Shoulder injuries appear to be an increasing problem for football players. 1 This is likely to be related to the increasing demands of modern football which is characterised by high speeds, pressing, and marking. Goalkeepers appear to be the players who are at most risk of sustaining a shoulder injury. Many researchers have reported that goalkeepers are more likely, than outfield players, to injure their upper limb. 2
Shoulder injuries accounted for 3.8% and 4.4% of all injuries sustained during the Athens Olympic Games and during the European Championships in 2004. 3 Data collected by F-MARC during the Japan/Korea World Cup (2002) and Germany World Cup (2006) competitions reported higher percentages of upper extremity injury (4.6% and 8.2%, respectively).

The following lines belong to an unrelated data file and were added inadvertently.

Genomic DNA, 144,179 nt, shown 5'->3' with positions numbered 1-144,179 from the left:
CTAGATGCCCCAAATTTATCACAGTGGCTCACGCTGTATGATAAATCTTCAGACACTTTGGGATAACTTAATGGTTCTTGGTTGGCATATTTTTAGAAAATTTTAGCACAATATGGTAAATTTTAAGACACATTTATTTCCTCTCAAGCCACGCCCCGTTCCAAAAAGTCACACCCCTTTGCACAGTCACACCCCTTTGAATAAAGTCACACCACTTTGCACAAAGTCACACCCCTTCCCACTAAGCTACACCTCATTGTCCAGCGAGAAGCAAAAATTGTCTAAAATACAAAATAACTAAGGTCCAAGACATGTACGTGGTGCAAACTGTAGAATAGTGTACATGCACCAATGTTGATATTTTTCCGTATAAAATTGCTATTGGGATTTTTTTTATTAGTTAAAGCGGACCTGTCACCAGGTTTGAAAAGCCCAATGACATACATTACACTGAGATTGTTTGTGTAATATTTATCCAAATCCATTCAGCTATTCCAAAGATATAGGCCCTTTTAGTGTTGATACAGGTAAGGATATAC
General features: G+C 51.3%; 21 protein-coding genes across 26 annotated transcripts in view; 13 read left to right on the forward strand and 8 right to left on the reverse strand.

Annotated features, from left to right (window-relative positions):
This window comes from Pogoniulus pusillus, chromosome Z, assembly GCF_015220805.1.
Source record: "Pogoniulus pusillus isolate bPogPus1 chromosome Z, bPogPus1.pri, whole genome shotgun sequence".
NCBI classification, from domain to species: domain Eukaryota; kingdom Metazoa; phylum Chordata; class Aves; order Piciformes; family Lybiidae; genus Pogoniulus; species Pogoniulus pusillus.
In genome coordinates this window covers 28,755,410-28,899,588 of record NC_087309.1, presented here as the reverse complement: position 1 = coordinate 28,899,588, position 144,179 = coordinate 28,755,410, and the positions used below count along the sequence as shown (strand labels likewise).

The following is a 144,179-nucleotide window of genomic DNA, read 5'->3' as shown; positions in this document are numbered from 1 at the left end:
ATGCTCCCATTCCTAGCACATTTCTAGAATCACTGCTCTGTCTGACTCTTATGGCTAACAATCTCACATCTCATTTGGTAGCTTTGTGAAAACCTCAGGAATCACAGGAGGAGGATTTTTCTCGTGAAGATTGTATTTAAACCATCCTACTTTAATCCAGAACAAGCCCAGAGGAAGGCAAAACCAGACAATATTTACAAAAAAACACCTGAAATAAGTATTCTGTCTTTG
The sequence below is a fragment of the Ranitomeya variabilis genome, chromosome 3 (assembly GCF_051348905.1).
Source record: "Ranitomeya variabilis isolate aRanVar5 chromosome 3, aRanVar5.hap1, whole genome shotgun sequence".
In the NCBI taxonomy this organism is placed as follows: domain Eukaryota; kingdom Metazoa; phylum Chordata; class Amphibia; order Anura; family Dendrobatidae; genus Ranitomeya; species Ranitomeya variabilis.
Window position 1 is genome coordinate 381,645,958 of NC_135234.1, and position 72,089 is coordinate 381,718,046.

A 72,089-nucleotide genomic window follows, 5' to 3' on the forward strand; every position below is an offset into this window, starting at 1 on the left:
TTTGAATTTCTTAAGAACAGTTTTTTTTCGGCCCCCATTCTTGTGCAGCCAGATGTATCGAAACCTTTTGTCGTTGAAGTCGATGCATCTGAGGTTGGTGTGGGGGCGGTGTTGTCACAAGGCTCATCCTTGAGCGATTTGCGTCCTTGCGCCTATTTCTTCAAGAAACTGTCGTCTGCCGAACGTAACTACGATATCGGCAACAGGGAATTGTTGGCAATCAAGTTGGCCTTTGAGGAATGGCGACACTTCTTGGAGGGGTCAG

While shoulder injuries are not among the most common injuries sustained during football, they can be associated with a prolonged absence form play. A third of shoulder injuries (28%) sustained by professional football players are defined as being ‘severe’. This is because they lead to an absence from training and matches of ≥28 days. 4 In a study of the UEFA European Championships, a total of 34 severe injuries were recorded, two of which were shoulder dislocation. 5
Goalkeepers are likely to be more at risk
Football goalkeepers like Manuel Neuer place significant stress through their shoulder